ALTA-1L: Brigatinib vs crizotinib for ALK advanced non small cell lung cancer patients

Share :
Published: 23 Sep 2020
Views: 1463
Prof Sanjay Popat - The Royal Marsden Hospital, London, UK

Dr. Sanjay Popat spoke to ecancer about the findings of the ALTA-1L trial presented at the virtual ESMO 2020 meeting this year.

He initially outlined the aims and objectives for the ALTA-1L trial, and gave preliminary results.

Then he went into some detail regarding the efficacy of ALK tyrosine kinase inhibitors (TKIs) against NSCLC (Non-small cell lung cancer) that shows central nervous system (CNS) metastasis.

Dr. Popat further explained the end-points and the efficacy of both brigatinib and crizotinib observed for this trial. He wrapped up by speaking about how these results can affect the future treatment modalities of NSCLC.

ecancer's filming has been kindly supported by Amgen through the ecancer Global Foundation. ecancer is editorially independent and there is no influence over content.

The ALTA-1L trial was a randomised phase III trial evaluating the efficacy of brigatinib, a next generation ALK inhibitor, in the front line setting for ALK positive patients. It’s a randomised phase III trial, multicentre global trial, in which patients with advanced non-small cell lung cancer who could have been exposed previously to chemotherapy were randomised either to receive brigatinib or crizotinib. Patients with baseline CNS metastases that were active could have been enrolled and the primary endpoint of the trial was progression free survival by blinded independent central radiology review

How are ALK TKIs effective against ALK positive NSCLC that shows CNS metastasis?

ALK inhibitors are generally very effective against patients with CNS metastases if they have ALK positive lung cancer. In fact, we know that CNS metastases are an important problem for patients with ALK positive lung cancer. Across many of the trials that have looked at ALK positive lung cancer around 30% or so of patients had CNS metastases at baseline. Indeed, when we look at ALTA-1L this is exactly what we see – 30% of patients had CNS metastases.
Previously we’ve been using crizotinib which is a highly effective ALK inhibitor but it does have some limited efficacy within the CNS and often the CNS is one of the first sites of progression in patients on crizotinib. Therefore, as the trials have matured we’ve identified that the next generation ALK inhibitors are superior to crizotinib and also have superior intracranial control.

What endpoints were analysed in the ALTA-1L trial?

In the ALTA-1L trial we looked at progression free survival by blinded independent central review as the primary endpoint. Secondary endpoints included progression free survival by investigator review, safety, response, intracranial efficacy as well as quality of life.
What differences in outcome were observed in the brigatinib arm in comparison to the crizotinib arm?
In the ALTA-1L trial we’ve recently had an update of efficacy from this trial. This was presented at the ESMO Asia meeting last year which is the second interim analysis. This is a much more mature dataset and this demonstrates the marked superiority of brigatinib over crizotinib with a hazard ratio for progression free survival by blinded independent central review of 0.49.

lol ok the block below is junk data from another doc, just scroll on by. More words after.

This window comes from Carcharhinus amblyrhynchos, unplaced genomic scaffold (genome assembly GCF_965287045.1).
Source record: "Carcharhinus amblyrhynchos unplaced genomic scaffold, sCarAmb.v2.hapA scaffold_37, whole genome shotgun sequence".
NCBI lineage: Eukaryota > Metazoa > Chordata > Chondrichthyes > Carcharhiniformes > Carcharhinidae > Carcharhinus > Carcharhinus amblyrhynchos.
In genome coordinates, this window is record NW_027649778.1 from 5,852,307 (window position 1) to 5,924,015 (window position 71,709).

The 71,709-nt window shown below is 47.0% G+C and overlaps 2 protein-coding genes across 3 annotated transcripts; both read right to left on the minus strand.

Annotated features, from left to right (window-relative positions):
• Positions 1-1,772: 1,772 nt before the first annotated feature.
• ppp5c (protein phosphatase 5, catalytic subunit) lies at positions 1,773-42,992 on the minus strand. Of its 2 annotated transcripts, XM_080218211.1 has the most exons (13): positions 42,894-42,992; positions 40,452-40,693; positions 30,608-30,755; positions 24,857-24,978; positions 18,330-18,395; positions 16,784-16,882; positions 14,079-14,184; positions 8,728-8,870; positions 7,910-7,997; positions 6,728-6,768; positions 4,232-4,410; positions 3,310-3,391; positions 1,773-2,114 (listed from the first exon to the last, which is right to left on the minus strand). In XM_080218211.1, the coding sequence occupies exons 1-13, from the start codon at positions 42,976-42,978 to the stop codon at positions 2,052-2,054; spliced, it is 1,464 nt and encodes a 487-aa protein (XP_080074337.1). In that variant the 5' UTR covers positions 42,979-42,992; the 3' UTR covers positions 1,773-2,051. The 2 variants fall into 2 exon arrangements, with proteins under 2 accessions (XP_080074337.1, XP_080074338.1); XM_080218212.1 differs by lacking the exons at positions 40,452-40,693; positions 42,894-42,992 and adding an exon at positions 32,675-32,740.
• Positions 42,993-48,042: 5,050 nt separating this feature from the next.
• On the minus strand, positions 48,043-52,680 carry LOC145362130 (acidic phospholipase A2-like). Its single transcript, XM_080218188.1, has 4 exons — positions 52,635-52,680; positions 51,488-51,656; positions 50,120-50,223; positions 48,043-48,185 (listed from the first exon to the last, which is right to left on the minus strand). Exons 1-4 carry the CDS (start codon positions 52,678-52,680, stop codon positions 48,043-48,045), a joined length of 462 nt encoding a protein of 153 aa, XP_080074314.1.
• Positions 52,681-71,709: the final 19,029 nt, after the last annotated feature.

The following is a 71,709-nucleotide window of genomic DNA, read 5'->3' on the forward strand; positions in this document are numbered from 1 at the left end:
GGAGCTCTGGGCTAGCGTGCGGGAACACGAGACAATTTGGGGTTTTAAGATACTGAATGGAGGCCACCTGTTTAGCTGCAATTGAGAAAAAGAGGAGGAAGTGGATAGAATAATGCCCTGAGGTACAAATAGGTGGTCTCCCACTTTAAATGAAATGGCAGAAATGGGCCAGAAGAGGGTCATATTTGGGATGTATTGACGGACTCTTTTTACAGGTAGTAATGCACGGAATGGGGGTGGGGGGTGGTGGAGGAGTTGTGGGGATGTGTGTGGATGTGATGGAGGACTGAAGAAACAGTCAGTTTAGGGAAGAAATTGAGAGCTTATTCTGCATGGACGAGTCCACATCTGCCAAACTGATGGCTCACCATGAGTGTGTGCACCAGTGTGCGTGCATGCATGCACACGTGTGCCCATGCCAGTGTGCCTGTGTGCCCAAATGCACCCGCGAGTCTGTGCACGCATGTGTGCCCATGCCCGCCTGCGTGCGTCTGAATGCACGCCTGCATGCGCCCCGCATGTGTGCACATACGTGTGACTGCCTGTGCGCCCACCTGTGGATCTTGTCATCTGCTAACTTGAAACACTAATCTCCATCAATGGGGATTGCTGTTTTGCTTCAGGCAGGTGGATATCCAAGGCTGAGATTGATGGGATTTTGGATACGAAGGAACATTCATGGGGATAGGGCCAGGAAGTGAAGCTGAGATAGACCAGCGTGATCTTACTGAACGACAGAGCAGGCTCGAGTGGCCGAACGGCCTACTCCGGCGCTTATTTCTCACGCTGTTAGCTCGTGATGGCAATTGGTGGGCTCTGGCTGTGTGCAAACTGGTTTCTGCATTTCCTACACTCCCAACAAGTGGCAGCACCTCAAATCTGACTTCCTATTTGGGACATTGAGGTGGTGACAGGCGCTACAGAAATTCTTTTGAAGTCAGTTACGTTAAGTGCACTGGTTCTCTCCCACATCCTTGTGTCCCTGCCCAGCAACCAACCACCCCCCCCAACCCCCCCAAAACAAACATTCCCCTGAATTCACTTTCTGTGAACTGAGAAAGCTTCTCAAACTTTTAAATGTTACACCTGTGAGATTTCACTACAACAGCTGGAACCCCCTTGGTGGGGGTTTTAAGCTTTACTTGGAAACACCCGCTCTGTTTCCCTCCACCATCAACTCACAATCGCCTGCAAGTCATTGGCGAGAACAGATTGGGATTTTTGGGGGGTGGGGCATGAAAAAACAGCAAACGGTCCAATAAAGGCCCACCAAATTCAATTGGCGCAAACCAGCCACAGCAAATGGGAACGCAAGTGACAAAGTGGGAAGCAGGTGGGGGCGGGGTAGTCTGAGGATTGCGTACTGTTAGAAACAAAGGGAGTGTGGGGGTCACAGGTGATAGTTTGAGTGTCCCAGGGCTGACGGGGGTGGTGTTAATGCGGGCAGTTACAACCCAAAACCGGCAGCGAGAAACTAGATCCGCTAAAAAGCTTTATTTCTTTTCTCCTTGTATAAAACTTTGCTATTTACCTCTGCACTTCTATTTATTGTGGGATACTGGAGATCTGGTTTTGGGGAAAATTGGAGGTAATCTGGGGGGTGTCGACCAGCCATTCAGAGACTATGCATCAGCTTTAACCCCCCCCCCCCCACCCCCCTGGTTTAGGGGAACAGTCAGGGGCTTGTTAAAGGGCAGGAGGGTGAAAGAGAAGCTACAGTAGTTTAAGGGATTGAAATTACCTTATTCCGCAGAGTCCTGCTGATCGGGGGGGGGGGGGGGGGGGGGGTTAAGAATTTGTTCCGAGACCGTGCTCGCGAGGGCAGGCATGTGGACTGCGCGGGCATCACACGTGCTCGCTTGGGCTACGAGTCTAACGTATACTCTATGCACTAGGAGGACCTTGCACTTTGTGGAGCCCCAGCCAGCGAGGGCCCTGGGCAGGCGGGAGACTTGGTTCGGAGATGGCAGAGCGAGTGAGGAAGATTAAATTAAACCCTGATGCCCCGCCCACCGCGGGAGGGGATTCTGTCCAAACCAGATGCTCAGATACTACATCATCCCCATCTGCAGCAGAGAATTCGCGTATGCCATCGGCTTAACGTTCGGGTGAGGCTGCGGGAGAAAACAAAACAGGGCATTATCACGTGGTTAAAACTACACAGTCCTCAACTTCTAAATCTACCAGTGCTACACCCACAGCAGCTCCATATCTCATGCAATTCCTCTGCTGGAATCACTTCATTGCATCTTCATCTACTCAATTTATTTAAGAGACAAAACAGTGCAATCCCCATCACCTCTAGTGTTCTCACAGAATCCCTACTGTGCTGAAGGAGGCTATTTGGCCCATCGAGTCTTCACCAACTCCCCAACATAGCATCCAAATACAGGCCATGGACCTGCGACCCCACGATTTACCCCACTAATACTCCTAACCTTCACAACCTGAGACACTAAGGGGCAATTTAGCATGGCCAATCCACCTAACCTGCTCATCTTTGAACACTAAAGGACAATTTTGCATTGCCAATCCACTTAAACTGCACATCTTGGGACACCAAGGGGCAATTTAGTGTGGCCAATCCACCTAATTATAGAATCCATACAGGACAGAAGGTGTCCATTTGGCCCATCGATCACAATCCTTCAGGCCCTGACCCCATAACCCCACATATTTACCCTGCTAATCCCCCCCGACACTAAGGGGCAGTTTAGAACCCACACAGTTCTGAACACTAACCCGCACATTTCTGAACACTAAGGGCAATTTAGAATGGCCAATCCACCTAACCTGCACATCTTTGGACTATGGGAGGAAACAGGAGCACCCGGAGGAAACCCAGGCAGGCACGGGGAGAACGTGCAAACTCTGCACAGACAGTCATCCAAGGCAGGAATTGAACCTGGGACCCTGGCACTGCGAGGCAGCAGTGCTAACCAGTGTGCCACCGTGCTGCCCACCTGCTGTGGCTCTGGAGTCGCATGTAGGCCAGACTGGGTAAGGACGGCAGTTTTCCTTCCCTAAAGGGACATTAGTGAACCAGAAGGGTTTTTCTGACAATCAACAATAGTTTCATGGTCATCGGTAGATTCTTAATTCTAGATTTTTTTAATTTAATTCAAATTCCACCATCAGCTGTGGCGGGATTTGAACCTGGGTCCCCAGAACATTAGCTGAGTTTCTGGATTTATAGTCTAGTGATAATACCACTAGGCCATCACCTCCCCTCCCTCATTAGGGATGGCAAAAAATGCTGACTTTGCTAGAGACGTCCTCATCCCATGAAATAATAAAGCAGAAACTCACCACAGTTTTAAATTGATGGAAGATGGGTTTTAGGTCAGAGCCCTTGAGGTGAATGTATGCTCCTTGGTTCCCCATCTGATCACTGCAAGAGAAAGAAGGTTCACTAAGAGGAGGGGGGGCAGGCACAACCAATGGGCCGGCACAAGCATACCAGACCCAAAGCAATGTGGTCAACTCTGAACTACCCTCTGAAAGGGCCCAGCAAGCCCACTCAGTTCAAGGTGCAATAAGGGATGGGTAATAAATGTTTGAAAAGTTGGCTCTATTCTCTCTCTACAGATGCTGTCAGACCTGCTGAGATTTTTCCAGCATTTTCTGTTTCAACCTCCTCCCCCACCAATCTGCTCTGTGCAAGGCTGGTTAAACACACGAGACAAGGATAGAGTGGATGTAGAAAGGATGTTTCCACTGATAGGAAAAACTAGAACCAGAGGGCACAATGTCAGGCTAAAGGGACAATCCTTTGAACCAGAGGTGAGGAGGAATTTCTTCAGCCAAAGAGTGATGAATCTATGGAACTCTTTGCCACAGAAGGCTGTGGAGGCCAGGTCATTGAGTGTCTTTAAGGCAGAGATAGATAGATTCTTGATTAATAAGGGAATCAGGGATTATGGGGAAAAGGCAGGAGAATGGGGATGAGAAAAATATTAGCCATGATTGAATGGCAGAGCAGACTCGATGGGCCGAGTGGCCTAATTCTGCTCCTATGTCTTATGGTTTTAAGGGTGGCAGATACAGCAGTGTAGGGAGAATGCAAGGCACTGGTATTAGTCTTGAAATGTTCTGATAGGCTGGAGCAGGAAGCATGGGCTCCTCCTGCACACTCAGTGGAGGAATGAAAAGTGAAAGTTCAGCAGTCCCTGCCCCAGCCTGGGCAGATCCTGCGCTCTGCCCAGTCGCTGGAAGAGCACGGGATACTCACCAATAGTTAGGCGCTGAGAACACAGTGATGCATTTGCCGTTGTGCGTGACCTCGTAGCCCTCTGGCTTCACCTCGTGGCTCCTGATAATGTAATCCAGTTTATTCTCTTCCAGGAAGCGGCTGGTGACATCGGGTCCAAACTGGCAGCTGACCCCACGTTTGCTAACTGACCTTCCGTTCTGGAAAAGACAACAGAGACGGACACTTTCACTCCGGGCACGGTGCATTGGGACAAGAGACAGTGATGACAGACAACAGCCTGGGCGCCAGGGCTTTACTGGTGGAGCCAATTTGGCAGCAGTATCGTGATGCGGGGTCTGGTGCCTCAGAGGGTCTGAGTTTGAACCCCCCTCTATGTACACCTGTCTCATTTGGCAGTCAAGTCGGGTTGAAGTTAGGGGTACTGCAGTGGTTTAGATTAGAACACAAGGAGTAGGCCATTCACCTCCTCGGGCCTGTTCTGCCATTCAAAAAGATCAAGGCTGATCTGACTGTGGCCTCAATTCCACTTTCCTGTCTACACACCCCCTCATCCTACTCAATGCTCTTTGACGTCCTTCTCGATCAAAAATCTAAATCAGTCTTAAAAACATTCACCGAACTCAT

Importantly, we continued to show that there were improved response rates for brigatinib over crizotinib and, of course, because of the crossover design of the trial there was no overall survival advantage. Indeed, overall survival is immature, really, to make any meaningful conclusions at this stage.

How will the results from the ALTA-1L trial affect the future treatment of ALK positive NSCLC?

The second interim analysis of ALTA-1L does demonstrate a superiority for brigatinib over crizotinib. To my mind, it does translate to it becoming a first line treatment option for patients with untreated ALK positive metastatic non-small cell lung cancer. We know that patients with CNS metastases have inferior outcomes in general with ALK positive disease and so therefore having intracranial control is really quite important.
When we look at the CNS outcomes of the ALTA-1L trial we see a highly effective outcome with brigatinib insofar as patients with CNS involved at the time of enrolment, with CNS positive disease, the progression free survival by blinded independent review committee hazard ratio was 0.25 in favour of brigatinib over crizotinib. Indeed, it remained very effective also in patients without CNS metastases with a Burke PFS hazard ratio of 0.65.

Can you explain a bit regarding the CNS activity of this drug?

At the ESMO 2020 meeting we presented further details of the CNS activity of brigatinib. We know that around 30% of patients had CNS metastases at baseline and around 15% of these had prior radiotherapy. Overall, brigatinib was highly effective in patients with CNS metastases with a progression free survival hazard ratio of 0.25. In those patients that had had prior radiotherapy it was extremely effective with an intracranial progression free survival hazard ratio of 0.15. In patients with CNS metastases brigatinib was highly effective with a response rate of 80% which compared very favourably to crizotinib with a response rate of 30%. When we look at patterns of progression in the brain we see that patients on crizotinib tended to relapse first within the brain which was less frequently seen with brigatinib. Indeed, when we look at patterns of relapse within the brain we see new lesions really as the major issue in both groups rather than loss of control of established lesions.